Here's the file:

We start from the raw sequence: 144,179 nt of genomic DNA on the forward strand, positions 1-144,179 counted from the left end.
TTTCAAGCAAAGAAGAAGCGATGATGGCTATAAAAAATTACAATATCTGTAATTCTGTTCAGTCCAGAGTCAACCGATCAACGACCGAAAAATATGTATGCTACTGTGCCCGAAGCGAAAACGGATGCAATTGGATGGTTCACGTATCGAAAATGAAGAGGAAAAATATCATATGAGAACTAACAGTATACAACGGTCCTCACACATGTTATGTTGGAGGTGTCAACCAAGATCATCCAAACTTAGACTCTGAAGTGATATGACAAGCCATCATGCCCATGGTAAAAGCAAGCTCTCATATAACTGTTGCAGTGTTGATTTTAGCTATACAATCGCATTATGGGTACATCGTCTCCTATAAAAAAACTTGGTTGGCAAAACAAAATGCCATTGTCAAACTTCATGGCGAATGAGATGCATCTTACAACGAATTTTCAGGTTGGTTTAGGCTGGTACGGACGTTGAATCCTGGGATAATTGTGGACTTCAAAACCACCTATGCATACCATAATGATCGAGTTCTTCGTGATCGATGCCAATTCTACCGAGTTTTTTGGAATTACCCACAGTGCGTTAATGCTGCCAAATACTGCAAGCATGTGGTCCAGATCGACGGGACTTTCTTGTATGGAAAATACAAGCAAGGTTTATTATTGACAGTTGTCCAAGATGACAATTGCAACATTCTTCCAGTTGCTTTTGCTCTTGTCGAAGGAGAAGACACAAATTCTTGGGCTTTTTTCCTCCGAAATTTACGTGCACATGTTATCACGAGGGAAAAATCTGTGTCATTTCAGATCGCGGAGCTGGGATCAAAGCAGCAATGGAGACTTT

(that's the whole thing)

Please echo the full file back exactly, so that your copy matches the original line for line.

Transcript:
We start from the raw sequence: 144,179 nt of genomic DNA on the forward strand, positions 1-144,179 counted from the left end.
TTTCAAGCAAAGAAGAAGCGATGATGGCTATAAAAAATTACAATATCTGTAATTCTGTTCAGTCCAGAGTCAACCGATCAACGACCGAAAAATATGTATGCTACTGTGCCCGAAGCGAAAACGGATGCAATTGGATGGTTCACGTATCGAAAATGAAGAGGAAAAATATCATATGAGAACTAACAGTATACAACGGTCCTCACACATGTTATGTTGGAGGTGTCAACCAAGATCATCCAAACTTAGACTCTGAAGTGATATGACAAGCCATCATGCCCATGGTAAAAGCAAGCTCTCATATAACTGTTGCAGTGTTGATTTTAGCTATACAATCGCATTATGGGTACATCGTCTCCTATAAAAAAACTTGGTTGGCAAAACAAAATGCCATTGTCAAACTTCATGGCGAATGAGATGCATCTTACAACGAATTTTCAGGTTGGTTTAGGCTGGTACGGACGTTGAATCCTGGGATAATTGTGGACTTCAAAACCACCTATGCATACCATAATGATCGAGTTCTTCGTGATCGATGCCAATTCTACCGAGTTTTTTGGAATTACCCACAGTGCGTTAATGCTGCCAAATACTGCAAGCATGTGGTCCAGATCGACGGGACTTTCTTGTATGGAAAATACAAGCAAGGTTTATTATTGACAGTTGTCCAAGATGACAATTGCAACATTCTTCCAGTTGCTTTTGCTCTTGTCGAAGGAGAAGACACAAATTCTTGGGCTTTTTTCCTCCGAAATTTACGTGCACATGTTATCACGAGGGAAAAATCTGTGTCATTTCAGATCGCGGAGCTGGGATCAAAGCAGCAATGGAGACTTT